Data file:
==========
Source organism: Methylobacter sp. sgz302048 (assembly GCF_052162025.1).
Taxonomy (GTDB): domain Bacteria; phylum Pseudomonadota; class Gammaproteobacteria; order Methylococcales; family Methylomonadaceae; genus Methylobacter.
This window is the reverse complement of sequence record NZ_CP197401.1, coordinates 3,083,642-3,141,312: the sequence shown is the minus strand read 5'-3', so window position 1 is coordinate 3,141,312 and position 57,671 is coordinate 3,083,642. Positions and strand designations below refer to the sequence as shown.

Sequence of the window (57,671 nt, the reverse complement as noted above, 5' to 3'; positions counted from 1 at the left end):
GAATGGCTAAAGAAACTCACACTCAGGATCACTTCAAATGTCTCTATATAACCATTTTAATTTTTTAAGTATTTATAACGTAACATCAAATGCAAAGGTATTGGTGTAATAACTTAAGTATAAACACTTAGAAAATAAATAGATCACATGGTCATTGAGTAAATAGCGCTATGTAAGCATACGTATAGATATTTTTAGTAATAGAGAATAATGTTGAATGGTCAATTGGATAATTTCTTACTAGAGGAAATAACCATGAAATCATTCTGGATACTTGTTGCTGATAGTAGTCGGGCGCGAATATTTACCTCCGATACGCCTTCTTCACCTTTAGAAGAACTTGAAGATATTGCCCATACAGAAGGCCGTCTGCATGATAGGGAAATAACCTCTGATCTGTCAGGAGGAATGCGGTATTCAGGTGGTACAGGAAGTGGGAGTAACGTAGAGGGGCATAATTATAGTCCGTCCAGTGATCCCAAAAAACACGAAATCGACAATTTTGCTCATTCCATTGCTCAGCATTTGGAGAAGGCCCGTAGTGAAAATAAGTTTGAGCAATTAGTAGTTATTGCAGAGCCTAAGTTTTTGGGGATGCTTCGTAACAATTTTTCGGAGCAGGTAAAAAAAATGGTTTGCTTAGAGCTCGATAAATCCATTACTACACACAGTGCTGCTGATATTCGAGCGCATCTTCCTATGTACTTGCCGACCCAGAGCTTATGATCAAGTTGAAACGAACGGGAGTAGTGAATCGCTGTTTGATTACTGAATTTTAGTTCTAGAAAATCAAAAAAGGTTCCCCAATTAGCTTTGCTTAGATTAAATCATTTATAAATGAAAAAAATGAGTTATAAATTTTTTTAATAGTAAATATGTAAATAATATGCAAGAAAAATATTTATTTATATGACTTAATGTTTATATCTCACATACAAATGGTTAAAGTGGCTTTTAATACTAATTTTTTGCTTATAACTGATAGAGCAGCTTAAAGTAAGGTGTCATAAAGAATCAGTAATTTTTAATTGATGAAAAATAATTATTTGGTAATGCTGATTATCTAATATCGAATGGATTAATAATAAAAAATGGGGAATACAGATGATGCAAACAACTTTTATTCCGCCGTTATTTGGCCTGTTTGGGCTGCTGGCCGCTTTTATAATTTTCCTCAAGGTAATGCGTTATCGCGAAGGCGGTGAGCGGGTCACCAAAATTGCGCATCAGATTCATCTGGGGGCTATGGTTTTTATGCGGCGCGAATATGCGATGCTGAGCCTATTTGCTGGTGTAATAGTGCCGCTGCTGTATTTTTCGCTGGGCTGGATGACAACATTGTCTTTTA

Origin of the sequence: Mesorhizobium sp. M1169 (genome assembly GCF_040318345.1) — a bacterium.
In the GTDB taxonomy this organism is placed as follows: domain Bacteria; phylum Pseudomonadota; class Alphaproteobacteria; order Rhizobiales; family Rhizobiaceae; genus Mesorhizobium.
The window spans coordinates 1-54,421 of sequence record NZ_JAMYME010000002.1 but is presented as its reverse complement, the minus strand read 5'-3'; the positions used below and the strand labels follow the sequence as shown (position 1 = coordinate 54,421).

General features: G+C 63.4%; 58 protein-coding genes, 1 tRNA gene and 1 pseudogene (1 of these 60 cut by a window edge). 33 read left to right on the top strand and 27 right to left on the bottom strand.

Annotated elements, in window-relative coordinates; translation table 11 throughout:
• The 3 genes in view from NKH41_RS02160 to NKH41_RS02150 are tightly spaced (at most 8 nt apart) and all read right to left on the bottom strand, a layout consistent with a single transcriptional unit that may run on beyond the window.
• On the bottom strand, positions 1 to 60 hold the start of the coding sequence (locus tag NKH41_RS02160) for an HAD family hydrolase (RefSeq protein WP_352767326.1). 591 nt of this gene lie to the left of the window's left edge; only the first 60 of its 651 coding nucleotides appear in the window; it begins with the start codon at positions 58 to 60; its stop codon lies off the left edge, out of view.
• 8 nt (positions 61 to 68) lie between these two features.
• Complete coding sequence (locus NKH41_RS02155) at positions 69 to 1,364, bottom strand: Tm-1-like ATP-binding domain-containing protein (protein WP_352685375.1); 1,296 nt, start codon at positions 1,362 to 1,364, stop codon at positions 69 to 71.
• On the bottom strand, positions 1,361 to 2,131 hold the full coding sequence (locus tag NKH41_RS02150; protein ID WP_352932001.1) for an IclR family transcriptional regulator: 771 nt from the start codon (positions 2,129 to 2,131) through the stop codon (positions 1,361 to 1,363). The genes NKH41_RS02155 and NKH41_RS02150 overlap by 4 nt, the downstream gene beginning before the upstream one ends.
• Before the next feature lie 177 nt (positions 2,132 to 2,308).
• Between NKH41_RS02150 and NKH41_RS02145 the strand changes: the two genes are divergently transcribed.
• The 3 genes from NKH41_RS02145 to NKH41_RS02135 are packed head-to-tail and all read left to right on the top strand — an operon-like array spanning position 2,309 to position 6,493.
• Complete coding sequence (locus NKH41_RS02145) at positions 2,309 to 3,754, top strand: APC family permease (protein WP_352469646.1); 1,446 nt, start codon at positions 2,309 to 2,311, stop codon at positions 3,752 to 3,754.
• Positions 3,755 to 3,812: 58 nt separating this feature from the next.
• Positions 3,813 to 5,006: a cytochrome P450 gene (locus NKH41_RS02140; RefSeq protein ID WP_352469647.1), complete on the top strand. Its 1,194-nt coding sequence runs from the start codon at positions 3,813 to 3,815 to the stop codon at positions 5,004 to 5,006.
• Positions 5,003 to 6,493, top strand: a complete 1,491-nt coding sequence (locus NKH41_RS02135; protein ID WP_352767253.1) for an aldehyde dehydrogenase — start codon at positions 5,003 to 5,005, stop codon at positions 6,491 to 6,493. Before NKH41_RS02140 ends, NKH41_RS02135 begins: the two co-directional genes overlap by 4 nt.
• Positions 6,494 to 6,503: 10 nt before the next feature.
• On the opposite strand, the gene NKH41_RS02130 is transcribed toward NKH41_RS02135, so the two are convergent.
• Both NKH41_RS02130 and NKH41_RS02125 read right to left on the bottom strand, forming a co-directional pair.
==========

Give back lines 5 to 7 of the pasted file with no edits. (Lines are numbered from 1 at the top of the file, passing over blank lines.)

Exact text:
GAATGGCTAAAGAAACTCACACTCAGGATCACTTCAAATGTCTCTATATAACCATTTTAATTTTTTAAGTATTTATAACGTAACATCAAATGCAAAGGTATTGGTGTAATAACTTAAGTATAAACACTTAGAAAATAAATAGATCACATGGTCATTGAGTAAATAGCGCTATGTAAGCATACGTATAGATATTTTTAGTAATAGAGAATAATGTTGAATGGTCAATTGGATAATTTCTTACTAGAGGAAATAACCATGAAATCATTCTGGATACTTGTTGCTGATAGTAGTCGGGCGCGAATATTTACCTCCGATACGCCTTCTTCACCTTTAGAAGAACTTGAAGATATTGCCCATACAGAAGGCCGTCTGCATGATAGGGAAATAACCTCTGATCTGTCAGGAGGAATGCGGTATTCAGGTGGTACAGGAAGTGGGAGTAACGTAGAGGGGCATAATTATAGTCCGTCCAGTGATCCCAAAAAACACGAAATCGACAATTTTGCTCATTCCATTGCTCAGCATTTGGAGAAGGCCCGTAGTGAAAATAAGTTTGAGCAATTAGTAGTTATTGCAGAGCCTAAGTTTTTGGGGATGCTTCGTAACAATTTTTCGGAGCAGGTAAAAAAAATGGTTTGCTTAGAGCTCGATAAATCCATTACTACACACAGTGCTGCTGATATTCGAGCGCATCTTCCTATGTACTTGCCGACCCAGAGCTTATGATCAAGTTGAAACGAACGGGAGTAGTGAATCGCTGTTTGATTACTGAATTTTAGTTCTAGAAAATCAAAAAAGGTTCCCCAATTAGCTTTGCTTAGATTAAATCATTTATAAATGAAAAAAATGAGTTATAAATTTTTTTAATAGTAAATATGTAAATAATATGCAAGAAAAATATTTATTTATATGACTTAATGTTTATATCTCACATACAAATGGTTAAAGTGGCTTTTAATACTAATTTTTTGCTTATAACTGATAGAGCAGCTTAAAGTAAGGTGTCATAAAGAATCAGTAATTTTTAATTGATGAAAAATAATTATTTGGTAATGCTGATTATCTAATATCGAATGGATTAATAATAAAAAATGGGGAATACAGATGATGCAAACAACTTTTATTCCGCCGTTATTTGGCCTGTTTGGGCTGCTGGCCGCTTTTATAATTTTCCTCAAGGTAATGCGTTATCGCGAAGGCGGTGAGCGGGTCACCAAAATTGCGCATCAGATTCATCTGGGGGCTATGGTTTTTATGCGGCGCGAATATGCGATGCTGAGCCTATTTGCTGGTGTAATAGTGCCGCTGCTGTATTTTTCGCTGGGCTGGATGACAACATTGTCTTTTA

Origin of the sequence: Mesorhizobium sp. M1169 (genome assembly GCF_040318345.1) — a bacterium.
In the GTDB taxonomy this organism is placed as follows: domain Bacteria; phylum Pseudomonadota; class Alphaproteobacteria; order Rhizobiales; family Rhizobiaceae; genus Mesorhizobium.